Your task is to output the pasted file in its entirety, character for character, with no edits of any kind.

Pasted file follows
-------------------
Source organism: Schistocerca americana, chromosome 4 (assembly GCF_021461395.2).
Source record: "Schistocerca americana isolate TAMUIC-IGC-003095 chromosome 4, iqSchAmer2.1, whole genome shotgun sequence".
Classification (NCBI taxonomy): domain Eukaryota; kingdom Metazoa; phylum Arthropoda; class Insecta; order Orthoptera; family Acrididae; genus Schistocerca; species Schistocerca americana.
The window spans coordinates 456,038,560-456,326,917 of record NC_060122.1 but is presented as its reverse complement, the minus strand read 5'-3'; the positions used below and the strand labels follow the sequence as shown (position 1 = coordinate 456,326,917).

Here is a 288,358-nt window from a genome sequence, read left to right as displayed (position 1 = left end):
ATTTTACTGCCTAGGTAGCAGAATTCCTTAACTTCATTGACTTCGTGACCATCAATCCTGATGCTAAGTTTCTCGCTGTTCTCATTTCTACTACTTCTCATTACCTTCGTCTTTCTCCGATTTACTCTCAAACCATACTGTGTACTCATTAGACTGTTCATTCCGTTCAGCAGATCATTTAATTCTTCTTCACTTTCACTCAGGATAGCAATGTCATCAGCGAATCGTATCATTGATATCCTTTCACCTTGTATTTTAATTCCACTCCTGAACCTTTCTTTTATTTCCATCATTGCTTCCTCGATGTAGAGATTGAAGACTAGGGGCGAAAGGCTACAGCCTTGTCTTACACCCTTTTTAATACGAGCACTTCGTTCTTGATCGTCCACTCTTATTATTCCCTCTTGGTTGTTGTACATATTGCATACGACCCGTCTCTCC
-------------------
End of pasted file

Source organism: Schistocerca americana, chromosome 4 (assembly GCF_021461395.2).
Source record: "Schistocerca americana isolate TAMUIC-IGC-003095 chromosome 4, iqSchAmer2.1, whole genome shotgun sequence".
Classification (NCBI taxonomy): domain Eukaryota; kingdom Metazoa; phylum Arthropoda; class Insecta; order Orthoptera; family Acrididae; genus Schistocerca; species Schistocerca americana.
The window spans coordinates 456,038,560-456,326,917 of record NC_060122.1 but is presented as its reverse complement, the minus strand read 5'-3'; the positions used below and the strand labels follow the sequence as shown (position 1 = coordinate 456,326,917).

Here is a 288,358-nt window from a genome sequence, read left to right as displayed (position 1 = left end):
ATTTTACTGCCTAGGTAGCAGAATTCCTTAACTTCATTGACTTCGTGACCATCAATCCTGATGCTAAGTTTCTCGCTGTTCTCATTTCTACTACTTCTCATTACCTTCGTCTTTCTCCGATTTACTCTCAAACCATACTGTGTACTCATTAGACTGTTCATTCCGTTCAGCAGATCATTTAATTCTTCTTCACTTTCACTCAGGATAGCAATGTCATCAGCGAATCGTATCATTGATATCCTTTCACCTTGTATTTTAATTCCACTCCTGAACCTTTCTTTTATTTCCATCATTGCTTCCTCGATGTAGAGATTGAAGACTAGGGGCGAAAGGCTACAGCCTTGTCTTACACCCTTTTTAATACGAGCACTTCGTTCTTGATCGTCCACTCTTATTATTCCCTCTTGGTTGTTGTACATATTGCATACGACCCGTCTCTCC